All-Star Baseball 2003 (Acclaim Studios Austin/Acclaim Sports, 2002)
It's a bit better than the last one in that the graphics are improved and the announcers have situational and player-specific lines. But sometimes those lines fire in the wrong situations, and the graphical improvements haven't extended to fixing the weird flow of the animations. On top of all that, the control scheme isn't intuitive at all.
All-Star Baseball 2004 (Acclaim Studios Austin/Acclaim Sports, 2003)
This version mostly fixed the animation issues and continued to give the announcers more personality. They went with low-res gifs of real people for the crowd, almost like in Cruisin' USA, which looks good except for the fact that most of them are wearing hats for teams that aren't playing. Quick play had me bat for both teams, which is not something I've ever seen before.
Amazing Island (Ancient/SEGA, 2004)
A monster battler where battles are really Mario Party-esque minigames. It seems like a really neat idea, but it reviewed badly because the games don't stay interesting and the story can't make up for the slack. You can tell that the Age of Brown Everything was about to come, because some complained that the game had too many primary colors.
American Chopper 2: Full Throttle (Creat Studios/Activision, 2005)
If you're wondering what happened to AC1, it only came out on PC/Xbox/PS2. The sequel is still based on a forgotten mid-2000s TV show and features what I can only assume are the real characters putting in vocal performances with all the energy of someone who was dragged out of bed at 3 AM. The amazingly unresponsive motorcycle controls aren't much better.
Animal Crossing (Nintendo, 2001)
Everyone knows what this is, so my contribution here is just providing a good town name. It honestly still looks great for a twenty year old game, but there's basically no reason to play the GameCube outing over more recent releases in the series.
Animaniacs: The Great Edgar Hunt (Warthog Games/Ignition Entertainment, 2005)
A fairly generic licensed collectathon. Faces look terrible, but the environmental graphics have aged decently well. I appreciate that they got the real voice actors for their characters, so everyone sounds like they're in the show.
The Ant Bully (Artificial Mind and Movement/Midway, 2006)
Forgotten licensed platformer tied to a forgotten knockoff movie. It features awful jittery animation and confusing level design, plus every shade of brown you could ever want.
Aquaman: Battle for Atlantis (Lucky Chicken Games/TDK Mediactive, 2003)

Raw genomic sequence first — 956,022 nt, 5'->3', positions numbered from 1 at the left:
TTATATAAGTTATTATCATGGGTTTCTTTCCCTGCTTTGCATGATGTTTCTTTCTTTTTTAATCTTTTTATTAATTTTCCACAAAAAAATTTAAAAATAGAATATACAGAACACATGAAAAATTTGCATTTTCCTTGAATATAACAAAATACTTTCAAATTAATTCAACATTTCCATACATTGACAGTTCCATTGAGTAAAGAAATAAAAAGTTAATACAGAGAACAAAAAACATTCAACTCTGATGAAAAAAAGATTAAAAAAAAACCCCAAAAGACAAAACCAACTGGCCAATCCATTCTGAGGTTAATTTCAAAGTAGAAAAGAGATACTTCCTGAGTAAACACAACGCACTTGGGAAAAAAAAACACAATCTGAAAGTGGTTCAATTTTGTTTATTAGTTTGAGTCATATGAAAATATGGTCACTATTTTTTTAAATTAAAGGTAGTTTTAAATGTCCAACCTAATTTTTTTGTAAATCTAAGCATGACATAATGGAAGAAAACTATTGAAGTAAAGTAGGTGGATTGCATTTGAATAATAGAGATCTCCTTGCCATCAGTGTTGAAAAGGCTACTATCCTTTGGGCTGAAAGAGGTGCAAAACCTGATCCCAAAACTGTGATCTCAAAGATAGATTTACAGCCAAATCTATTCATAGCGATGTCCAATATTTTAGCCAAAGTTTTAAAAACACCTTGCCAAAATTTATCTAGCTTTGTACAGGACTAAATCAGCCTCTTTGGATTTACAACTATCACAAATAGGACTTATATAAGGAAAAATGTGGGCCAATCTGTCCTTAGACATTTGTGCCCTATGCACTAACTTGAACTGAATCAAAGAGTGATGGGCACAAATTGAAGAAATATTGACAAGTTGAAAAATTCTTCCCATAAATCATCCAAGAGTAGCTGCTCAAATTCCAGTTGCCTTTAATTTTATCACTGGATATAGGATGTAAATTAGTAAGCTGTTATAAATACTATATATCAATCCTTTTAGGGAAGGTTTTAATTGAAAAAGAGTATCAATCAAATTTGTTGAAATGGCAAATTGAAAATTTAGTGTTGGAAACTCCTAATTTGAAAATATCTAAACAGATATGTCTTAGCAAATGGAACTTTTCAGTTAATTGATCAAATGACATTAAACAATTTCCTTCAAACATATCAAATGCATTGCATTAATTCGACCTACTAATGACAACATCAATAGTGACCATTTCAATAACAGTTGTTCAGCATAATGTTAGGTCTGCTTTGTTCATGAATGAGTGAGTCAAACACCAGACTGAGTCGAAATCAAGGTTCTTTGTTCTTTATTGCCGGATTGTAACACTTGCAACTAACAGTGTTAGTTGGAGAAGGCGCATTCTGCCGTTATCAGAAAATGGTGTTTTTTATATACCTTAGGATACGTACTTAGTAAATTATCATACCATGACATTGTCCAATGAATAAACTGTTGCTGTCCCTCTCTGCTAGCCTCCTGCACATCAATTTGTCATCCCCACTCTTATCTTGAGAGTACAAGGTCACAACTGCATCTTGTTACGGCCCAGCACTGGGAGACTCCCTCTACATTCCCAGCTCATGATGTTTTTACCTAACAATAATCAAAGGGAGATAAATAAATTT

This is widely considered one of, if not the, worst games on GameCube, and I can see why. It plays like a barely-graphically improved Superman 64 with occasional interruptions for awful button-mashy combat. There are invisible walls everywhere, and I don't need to tell you how bad the draw distance is because you can see it cutting out in that screenshot.
Army Men: RTS (Pandemic/3DO, 2004)
A base-building RTS from the Army Men franchise. It's not as bad as a lot of these games were, probably because they got a respected developer to make this one, but it's still not really something I'd ever recommend. The GameCube isn't a great RTS platform to begin with, and unintuitive controls and an overly zoomed-in camera just make it even worse.
Army Men: Air Combat - The Elite Missions (Wide Games/3DO, 2003)
It's the helicopter shooty game I played on GBC, but now in 3D on GCN. You fight the same enemies over and over again and there's no strategy involved, so it gets boring and repetitive in the first few minutes.
Army Men: Sarge's War (3DO/Global Star Software, 2004)
3DO went bankrupt before finishing this gritty reboot of Army Men, so it was finished by Global Star. It's an awful third person shooter where everything is indistinct and brown and taking damage is inevitable.
Asterix & Obelix XXL ( Étranges Libellules/Atari Europe, 2004)
The first PAL exclusive on the list is another Asterix game. This one is a collectathon platformer with some basic brawler combat. It seems basically fine, but I don't like the jittery way it's animated. I know that fits the aesthetic and all, but it doesn't look good and the camera has a hard time keeping up.
ATV: Quad Power Racing 2 (Climax Group/AKA Acclaim, 2003)
ATV racing game that doesn't control particularly well or look particularly good, but is otherwise basically fine. Because this is Acclaim, it of course has one female rider who is almost completely naked, but oddly all the others have full helmets and reasonable ATV gear.
Auto Modellista (Capcom, 2003)
An arcade-y racing game from Capcom. I really like the cel-shaded look it has going, but the car controls are very slippery and you'll be spinning out on corners constantly if you're not careful. I prefer not to have to deal with that, personally.
Avatar: The Last Airbender (THQ, 2006)
A very basic brawler based on the TV show. It runs like crap on my setup, but combat is so simple that I'm pretty confident I'm not missing anything.
Backyard Baseball (Humongous Entertainment/Infogrames, 2003)
I played a ton of the GBA version of this series and a bit on PC, but I'd never actually seen the GCN version before. It's uglier than I remember the others being and the batting controls are much too sensitive, plus the cartoony background style they went with feels like it's from another game.